• ZooPharm
  • ZooPharm
  • ZooPharm
  • ZooPharm
Medetomidine HCI 10ml - 10mg/ml

Medetomidine HCI 10ml - 10mg/ml

Category: WILDLIFE

Medetomidine and its analog detomidine were developed within the research arm of Farmos of Turku, Finland in the 1970s. Farmos was subsequently acquired by Orion of Helsinki. After commercialization in Scandinavia, medetomidine quickly found applications in non-domestic species. Dr. Harry Jalanka of the Helsinki Zoo conducted pioneering research in the use of medetomidine in zoo and free-ranging wildlife, laying the foundation for expansion into other species. Medetomidine was approved in the US in 1995 under the trade name of Domitor.

Indications: Wildlife Management

Medetomidine is routinely used in combination with the dissociative ketamine. The combination of this potent alpha-two agonist and ketamine allows the immobilization of most non-domestic species, characterized by an animal that is very manageable and in a good state of analgesia.
Its high potency as an alpha-two agonist has made this drug useful in designing non-opiate combinations that can be used to capture free-ranging species. In the field, the use of medetomidine in combination with ketamine, butorphanol, and azaperone provides a reversible non-opiate combination that produces a satisfactory level of analgesia and muscle relaxation.
Medetomidine combined with ketamine has found new applications in cervids, large felids, mustelids, and bear in North America. Its high potency has allowed the capture of free-ranging wildlife that were refractory to xylazine after being chased by vehicles or aircraft. Its concentration to 20 mg/ml has made it useful in dart delivery.

Indications in Domestic Species

Medetomidine hydrochloride is routinely used in dogs.


Medetomidine is 10% more potent than xylazine and has a higher alpha-two agonist receptor affinity which produces sedation and analgesia. These effects are dose dependent in depth and duration. Medetomidine provides pharmacological restraint and pain relief to facilitate the handling of animals for diagnostic or therapeutic procedures, and minor surgical procedures. Spontaneous muscle contractions may be seen in some animals sedated with medetomidine.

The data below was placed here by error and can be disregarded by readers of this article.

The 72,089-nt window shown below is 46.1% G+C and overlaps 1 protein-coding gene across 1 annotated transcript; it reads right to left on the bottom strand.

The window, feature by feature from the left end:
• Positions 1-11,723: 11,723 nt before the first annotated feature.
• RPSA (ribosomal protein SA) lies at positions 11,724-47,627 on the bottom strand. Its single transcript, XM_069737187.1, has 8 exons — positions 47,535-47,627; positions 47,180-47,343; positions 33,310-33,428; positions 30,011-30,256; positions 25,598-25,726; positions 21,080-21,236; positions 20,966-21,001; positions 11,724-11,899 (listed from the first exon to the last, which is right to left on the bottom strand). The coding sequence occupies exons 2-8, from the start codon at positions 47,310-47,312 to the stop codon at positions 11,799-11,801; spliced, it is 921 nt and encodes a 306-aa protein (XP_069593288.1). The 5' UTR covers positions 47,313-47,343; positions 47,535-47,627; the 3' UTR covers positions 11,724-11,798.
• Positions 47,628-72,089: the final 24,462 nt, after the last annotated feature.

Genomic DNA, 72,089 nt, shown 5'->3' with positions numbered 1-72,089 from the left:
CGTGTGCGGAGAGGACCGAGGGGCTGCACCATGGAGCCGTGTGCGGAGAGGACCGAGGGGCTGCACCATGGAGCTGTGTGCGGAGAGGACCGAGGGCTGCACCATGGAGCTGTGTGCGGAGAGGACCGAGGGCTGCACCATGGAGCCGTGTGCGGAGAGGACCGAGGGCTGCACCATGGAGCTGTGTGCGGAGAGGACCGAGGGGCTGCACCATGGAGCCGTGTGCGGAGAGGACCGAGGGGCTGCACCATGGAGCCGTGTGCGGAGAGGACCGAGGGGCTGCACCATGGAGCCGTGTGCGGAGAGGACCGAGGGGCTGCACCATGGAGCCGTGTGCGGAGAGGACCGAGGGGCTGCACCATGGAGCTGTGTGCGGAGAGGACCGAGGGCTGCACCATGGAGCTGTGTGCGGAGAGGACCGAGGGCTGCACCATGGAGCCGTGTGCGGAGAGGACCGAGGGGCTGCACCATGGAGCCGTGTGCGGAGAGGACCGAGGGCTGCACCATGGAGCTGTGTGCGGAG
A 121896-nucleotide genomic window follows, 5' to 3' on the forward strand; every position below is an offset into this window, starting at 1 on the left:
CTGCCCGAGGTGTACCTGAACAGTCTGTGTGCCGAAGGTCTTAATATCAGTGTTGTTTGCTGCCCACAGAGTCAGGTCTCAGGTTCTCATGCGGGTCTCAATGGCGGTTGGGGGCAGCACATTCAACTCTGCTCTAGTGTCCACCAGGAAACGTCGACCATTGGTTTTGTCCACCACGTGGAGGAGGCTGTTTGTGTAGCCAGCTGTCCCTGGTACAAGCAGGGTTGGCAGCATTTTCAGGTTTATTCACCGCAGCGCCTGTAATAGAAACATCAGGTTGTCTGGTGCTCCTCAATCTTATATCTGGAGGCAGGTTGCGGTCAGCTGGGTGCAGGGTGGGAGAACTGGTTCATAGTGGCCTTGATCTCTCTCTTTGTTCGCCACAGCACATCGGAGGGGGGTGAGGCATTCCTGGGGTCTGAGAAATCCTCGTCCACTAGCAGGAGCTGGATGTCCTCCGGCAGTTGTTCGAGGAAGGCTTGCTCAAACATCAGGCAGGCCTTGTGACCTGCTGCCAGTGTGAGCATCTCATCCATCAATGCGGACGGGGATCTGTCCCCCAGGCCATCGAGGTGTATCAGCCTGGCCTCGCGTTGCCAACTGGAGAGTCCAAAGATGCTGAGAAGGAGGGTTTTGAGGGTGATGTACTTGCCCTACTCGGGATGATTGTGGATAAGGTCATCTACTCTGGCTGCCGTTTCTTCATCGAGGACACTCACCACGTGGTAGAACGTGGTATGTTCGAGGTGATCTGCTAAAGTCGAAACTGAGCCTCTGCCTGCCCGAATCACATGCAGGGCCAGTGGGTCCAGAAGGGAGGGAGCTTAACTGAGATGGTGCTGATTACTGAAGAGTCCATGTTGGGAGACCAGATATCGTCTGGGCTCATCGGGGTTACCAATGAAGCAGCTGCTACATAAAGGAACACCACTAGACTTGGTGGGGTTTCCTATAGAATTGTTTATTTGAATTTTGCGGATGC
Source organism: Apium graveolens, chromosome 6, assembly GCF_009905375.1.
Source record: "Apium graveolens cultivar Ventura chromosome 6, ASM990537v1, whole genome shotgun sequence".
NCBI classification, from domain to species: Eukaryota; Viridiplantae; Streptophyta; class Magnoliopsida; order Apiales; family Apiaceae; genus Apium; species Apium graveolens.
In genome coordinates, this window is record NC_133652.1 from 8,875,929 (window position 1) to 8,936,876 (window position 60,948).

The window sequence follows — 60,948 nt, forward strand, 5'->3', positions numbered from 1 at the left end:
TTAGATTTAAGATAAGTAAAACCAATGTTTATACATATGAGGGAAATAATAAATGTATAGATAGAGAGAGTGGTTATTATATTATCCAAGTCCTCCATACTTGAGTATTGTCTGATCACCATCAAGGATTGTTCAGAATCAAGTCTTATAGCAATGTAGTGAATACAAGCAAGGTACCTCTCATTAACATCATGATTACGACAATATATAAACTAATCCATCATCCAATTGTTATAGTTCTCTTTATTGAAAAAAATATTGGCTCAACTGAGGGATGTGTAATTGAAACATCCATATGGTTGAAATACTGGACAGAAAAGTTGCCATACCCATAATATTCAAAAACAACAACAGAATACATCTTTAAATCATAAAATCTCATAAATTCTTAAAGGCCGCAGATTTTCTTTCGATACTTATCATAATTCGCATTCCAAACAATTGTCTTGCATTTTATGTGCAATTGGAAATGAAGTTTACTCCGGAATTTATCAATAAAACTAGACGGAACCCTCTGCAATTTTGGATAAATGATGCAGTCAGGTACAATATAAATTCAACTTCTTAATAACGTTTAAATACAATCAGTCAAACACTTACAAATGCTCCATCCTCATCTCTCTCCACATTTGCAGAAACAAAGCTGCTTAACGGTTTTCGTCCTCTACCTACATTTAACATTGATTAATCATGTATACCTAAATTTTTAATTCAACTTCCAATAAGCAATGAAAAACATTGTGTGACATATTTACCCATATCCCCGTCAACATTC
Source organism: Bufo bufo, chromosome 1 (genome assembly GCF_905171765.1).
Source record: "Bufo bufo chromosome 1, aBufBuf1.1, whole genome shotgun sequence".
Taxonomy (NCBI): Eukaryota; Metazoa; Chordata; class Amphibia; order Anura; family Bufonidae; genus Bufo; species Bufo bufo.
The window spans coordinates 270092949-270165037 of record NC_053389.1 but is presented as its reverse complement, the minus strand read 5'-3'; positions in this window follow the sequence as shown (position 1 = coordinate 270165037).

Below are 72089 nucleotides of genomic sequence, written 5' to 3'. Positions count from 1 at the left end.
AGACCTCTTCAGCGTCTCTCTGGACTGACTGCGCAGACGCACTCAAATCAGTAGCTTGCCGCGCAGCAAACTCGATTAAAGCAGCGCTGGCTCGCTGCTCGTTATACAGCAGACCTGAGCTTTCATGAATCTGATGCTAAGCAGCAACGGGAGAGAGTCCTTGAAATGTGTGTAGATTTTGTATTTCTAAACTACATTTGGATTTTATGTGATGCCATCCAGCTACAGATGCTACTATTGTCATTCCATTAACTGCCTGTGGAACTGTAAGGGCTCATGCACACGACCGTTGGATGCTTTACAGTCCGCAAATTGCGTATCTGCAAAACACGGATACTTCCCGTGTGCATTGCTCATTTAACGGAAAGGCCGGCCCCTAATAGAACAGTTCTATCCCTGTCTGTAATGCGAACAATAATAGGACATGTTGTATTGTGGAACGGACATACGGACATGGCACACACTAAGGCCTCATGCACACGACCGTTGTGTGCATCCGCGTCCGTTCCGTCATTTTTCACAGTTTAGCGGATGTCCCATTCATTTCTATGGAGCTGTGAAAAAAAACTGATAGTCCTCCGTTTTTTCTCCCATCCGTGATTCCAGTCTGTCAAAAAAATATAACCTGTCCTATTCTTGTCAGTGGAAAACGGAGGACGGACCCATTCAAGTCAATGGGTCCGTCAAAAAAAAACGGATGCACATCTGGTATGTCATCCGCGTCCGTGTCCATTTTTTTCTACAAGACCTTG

Medetomidine hydrochloride chemically is -4-[1-(2,3-dimethylphenyl) ethyl] -1H-imidazole monohydrochloride.


Blood pressure is initially increased due to peripheral vasoconstriction and then drops to normal or slightly lower than normal. Bradycardia can be prevented by IV administration of an anticholinergic agent.

Recommended route of administration is deep intramuscular injection.


The dose range for medetomidine in non-domestic species is wide and variable. In combination with ketamine in North American Cervidae, the dose can vary from 30mcg/kg to 80mcg/kg. Professionals are advised to refer to the Handbook of Wildlife Chemical Immobilization and the current published literature for the best information on the species, dose, and combinations that have been effective in field and clinical use.

Medetomidine may be administered intravenously and /or intramuscularly. In wildlife, dart or other remote delivery is the method for intramuscular injection. Following injection with medetomidine or medetomidine combinations, the animal should be allowed to rest quietly for at least 15 minutes post achieving sternal recumbency, as long as the animal is in a safe position and environment.

How supplied

Medetomidine was approved by FDA in a 1mg/ml concentration. It is available in 10mg/ml, 20mg/ml and 40 mg/ml strengths, compounded by ZooPharm upon prescription in the United States.


Medetomidine hydrochloride should NOT be used in animals with the following conditions: cardiac disease, respiratory disorders, liver or kidney diseases; animals in shock, animals which are severely debilitated, or animals which are stressed due to extreme heat, cold or fatigue.

As with all alpha-two agonists, the potential for isolated cases of hypersensitivity, including paradoxical response (excitation) exists. Incidents of prolonged sedation, bradycardia, cyanosis, vomiting, apnea, death from circulatory failure with severe congestion of lungs, liver, kidney and recurrence of sedation after initial recovery have been reported in domestic species.
In non-domestic animals not responding satisfactorily to administration of Medetomidine hydrochloride, repeat dosing via dart is NOT recommended until after at least 30 minutes have passed.

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